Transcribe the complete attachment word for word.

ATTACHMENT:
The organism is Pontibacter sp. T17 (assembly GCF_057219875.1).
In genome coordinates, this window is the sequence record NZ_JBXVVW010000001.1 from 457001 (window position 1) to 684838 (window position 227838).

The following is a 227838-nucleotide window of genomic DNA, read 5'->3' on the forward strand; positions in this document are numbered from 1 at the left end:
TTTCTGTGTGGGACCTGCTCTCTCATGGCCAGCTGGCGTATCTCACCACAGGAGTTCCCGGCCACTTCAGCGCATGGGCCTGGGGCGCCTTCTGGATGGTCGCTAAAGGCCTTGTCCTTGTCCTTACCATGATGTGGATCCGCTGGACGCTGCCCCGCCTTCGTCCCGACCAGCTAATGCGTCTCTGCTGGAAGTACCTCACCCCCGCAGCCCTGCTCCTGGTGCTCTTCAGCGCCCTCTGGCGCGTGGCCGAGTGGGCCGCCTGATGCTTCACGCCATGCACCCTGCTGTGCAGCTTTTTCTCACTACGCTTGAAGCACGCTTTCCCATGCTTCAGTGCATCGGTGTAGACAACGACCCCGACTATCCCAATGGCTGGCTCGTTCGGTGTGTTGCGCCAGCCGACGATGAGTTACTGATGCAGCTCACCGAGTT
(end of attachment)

The organism is Pontibacter sp. T17 (assembly GCF_057219875.1).
In genome coordinates, this window is the sequence record NZ_JBXVVW010000001.1 from 457001 (window position 1) to 684838 (window position 227838).

The following is a 227838-nucleotide window of genomic DNA, read 5'->3' on the forward strand; positions in this document are numbered from 1 at the left end:
TTTCTGTGTGGGACCTGCTCTCTCATGGCCAGCTGGCGTATCTCACCACAGGAGTTCCCGGCCACTTCAGCGCATGGGCCTGGGGCGCCTTCTGGATGGTCGCTAAAGGCCTTGTCCTTGTCCTTACCATGATGTGGATCCGCTGGACGCTGCCCCGCCTTCGTCCCGACCAGCTAATGCGTCTCTGCTGGAAGTACCTCACCCCCGCAGCCCTGCTCCTGGTGCTCTTCAGCGCCCTCTGGCGCGTGGCCGAGTGGGCCGCCTGATGCTTCACGCCATGCACCCTGCTGTGCAGCTTTTTCTCACTACGCTTGAAGCACGCTTTCCCATGCTTCAGTGCATCGGTGTAGACAACGACCCCGACTATCCCAATGGCTGGCTCGTTCGGTGTGTTGCGCCAGCCGACGATGAGTTACTGATGCAGCTCACCGAGTT